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Posted by Barend Garvelink at 0:25 on Tuesday 4 December    Add 'Be careful with Java.lang.Process streams' site to delicious  Add 'Be careful with Java.lang.Process streams' site to technorati  Add 'Be careful with Java.lang.Process streams' site to digg  Add 'Be careful with Java.lang.Process streams' site to dzone

A very useful piece of info on It’s just a Bunch of Stuff That Happens:

We’ve been plagued by an error similar to this in some long-running server code:

Exception in thread “main” java.io.IOException: Cannot run program “…whatever”: error=24, Too many open files

I am pretty sure I tracked down the problem: failure to correctly close Process resources. Consider the case where you create a Process and read data from its InputStream:

(note: this is not a complete example, plus it is wrong!)

// same thing occurs with Runtime.exec(...)
ProcessBuilder pb = new ProcessBuilder(args);
Process proc = pb.start();
InputStream in = proc.getInputStream();
// ...read from the stream in a thread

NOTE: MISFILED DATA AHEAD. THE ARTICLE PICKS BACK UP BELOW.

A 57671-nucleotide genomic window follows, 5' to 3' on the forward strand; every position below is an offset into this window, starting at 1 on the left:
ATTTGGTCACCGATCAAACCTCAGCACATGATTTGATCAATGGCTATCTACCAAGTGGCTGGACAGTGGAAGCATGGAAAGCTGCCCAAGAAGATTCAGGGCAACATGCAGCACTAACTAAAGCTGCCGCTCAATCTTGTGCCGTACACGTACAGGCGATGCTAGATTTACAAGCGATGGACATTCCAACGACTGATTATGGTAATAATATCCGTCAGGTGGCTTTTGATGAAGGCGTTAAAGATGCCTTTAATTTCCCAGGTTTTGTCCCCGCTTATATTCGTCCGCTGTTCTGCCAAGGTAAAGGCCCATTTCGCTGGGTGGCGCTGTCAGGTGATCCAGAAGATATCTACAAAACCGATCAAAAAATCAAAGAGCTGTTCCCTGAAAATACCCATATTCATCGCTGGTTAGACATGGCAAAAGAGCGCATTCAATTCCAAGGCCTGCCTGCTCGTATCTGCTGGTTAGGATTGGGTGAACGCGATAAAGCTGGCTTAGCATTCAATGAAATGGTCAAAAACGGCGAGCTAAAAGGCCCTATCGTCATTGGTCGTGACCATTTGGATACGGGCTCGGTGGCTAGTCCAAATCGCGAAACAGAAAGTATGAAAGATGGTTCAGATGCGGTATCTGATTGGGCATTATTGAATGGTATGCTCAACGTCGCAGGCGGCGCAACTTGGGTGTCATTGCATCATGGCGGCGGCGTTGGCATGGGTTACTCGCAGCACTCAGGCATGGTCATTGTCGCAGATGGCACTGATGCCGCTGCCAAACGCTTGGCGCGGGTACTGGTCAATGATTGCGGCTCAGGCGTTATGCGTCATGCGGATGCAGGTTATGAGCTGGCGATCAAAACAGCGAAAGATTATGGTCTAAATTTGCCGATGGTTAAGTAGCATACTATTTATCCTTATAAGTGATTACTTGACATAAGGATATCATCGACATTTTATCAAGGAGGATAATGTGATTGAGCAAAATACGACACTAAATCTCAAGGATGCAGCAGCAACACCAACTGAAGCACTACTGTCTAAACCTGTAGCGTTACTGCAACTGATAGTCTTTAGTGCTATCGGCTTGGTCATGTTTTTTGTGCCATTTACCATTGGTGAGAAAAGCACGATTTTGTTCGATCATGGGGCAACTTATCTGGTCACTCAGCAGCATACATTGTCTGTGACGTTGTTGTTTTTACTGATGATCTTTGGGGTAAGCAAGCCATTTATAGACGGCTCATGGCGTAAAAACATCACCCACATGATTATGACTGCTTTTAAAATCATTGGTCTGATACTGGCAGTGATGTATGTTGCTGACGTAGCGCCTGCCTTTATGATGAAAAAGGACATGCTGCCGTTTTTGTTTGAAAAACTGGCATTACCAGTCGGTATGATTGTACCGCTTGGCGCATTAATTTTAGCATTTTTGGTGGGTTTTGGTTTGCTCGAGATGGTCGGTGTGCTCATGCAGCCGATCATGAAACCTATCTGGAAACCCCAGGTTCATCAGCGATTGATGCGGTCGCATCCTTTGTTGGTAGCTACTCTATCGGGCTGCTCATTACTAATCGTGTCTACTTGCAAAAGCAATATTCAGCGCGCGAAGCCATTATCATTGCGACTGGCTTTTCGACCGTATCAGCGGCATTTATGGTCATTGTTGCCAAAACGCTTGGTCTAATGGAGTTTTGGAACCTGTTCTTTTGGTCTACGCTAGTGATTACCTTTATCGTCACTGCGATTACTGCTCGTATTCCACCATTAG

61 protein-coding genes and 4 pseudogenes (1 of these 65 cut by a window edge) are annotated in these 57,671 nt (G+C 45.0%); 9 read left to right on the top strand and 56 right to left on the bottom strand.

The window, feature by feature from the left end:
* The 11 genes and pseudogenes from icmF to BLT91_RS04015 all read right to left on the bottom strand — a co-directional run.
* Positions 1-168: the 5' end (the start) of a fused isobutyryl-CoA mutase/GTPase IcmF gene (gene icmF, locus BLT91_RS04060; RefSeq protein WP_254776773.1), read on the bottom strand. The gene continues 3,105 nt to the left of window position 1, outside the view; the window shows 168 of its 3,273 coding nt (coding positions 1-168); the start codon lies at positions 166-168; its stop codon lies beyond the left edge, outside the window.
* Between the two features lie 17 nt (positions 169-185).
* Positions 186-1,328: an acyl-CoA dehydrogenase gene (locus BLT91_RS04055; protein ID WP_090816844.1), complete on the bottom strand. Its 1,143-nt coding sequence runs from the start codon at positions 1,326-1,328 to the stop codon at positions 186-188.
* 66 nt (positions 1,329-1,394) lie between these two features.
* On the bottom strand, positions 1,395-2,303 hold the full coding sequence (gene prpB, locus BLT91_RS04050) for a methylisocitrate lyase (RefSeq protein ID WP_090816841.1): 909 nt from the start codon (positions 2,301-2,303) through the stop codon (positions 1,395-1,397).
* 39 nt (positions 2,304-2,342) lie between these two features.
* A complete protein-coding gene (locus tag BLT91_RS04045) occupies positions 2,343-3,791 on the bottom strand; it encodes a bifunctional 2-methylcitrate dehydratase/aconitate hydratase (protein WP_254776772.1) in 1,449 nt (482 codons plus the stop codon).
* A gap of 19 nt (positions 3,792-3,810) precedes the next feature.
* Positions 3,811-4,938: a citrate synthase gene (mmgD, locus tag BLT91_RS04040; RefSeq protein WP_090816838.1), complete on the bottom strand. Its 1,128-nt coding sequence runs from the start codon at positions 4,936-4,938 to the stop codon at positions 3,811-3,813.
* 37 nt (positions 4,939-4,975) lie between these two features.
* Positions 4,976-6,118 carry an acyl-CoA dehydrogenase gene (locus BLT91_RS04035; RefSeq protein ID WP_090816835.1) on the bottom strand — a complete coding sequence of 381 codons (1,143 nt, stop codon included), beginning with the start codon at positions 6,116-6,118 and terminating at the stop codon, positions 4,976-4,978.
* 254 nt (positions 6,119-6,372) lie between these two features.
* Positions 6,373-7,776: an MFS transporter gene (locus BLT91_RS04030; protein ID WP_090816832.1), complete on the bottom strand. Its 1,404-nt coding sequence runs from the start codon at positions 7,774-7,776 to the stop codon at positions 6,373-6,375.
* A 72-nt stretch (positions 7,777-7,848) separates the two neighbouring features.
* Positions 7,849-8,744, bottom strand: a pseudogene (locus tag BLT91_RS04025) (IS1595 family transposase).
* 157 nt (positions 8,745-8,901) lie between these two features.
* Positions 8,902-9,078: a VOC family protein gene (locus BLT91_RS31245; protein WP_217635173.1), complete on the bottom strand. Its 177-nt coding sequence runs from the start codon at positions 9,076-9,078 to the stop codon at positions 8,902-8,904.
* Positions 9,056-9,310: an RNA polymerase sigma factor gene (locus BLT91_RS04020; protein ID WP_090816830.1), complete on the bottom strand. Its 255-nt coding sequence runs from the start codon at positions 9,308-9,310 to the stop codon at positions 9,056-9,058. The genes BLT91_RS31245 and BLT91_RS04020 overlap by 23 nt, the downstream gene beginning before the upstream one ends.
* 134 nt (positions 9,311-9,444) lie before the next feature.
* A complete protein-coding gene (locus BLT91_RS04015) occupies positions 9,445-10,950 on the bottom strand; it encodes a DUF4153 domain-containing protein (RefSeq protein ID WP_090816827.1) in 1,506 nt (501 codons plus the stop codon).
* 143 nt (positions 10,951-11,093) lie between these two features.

proc.waitFor();

// ...later, in a finally block, close the InputStream:
in.close();

That’s the general idea. Create a Process, capture output from one or more of the streams, and close the streams when complete.

Unfortunately, this is wrong.

Read the source article to see what’s wrong and why, and how to fix it. There’s a follow-up confirming the fix.

Posted by Barend Garvelink at 14:07 on Sunday 2 December    Add 'Why you shouldn’t use System.out' site to delicious  Add 'Why you shouldn’t use System.out' site to technorati  Add 'Why you shouldn’t use System.out' site to digg  Add 'Why you shouldn’t use System.out' site to dzone

Just a quick reminder. We all know this, but it doesn’t hurt to drive the point every once in a while. Here’s the source code for PrintStream.println(String):

    public void println(String x) {
	synchronized (this) {
	    print(x);
	    newLine();
	}
    }

Yup, all calls to this method (and its overloads), from anywhere in the JVM, patiently await their turn. Call it often enough, and your software might as well be single-threaded. Oh, and if the pipe is full, your entire application stops responding.

Face it, we all insert println()‘s during development, for a quick debug. This is perfectly fine, just be sure to clean up when you’re done. Use Log4E or AOP if you have to.